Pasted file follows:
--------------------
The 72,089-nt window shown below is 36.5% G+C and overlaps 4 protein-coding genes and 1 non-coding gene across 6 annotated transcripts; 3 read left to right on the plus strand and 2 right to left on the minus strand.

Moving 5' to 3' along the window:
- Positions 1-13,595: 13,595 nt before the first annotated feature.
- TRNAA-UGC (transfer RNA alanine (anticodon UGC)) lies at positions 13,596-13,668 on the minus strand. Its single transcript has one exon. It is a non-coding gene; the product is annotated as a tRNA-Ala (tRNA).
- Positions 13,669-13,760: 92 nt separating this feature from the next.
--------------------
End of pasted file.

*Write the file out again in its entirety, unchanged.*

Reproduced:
The 72,089-nt window shown below is 36.5% G+C and overlaps 4 protein-coding genes and 1 non-coding gene across 6 annotated transcripts; 3 read left to right on the plus strand and 2 right to left on the minus strand.

Moving 5' to 3' along the window:
- Positions 1-13,595: 13,595 nt before the first annotated feature.
- TRNAA-UGC (transfer RNA alanine (anticodon UGC)) lies at positions 13,596-13,668 on the minus strand. Its single transcript has one exon. It is a non-coding gene; the product is annotated as a tRNA-Ala (tRNA).
- Positions 13,669-13,760: 92 nt separating this feature from the next.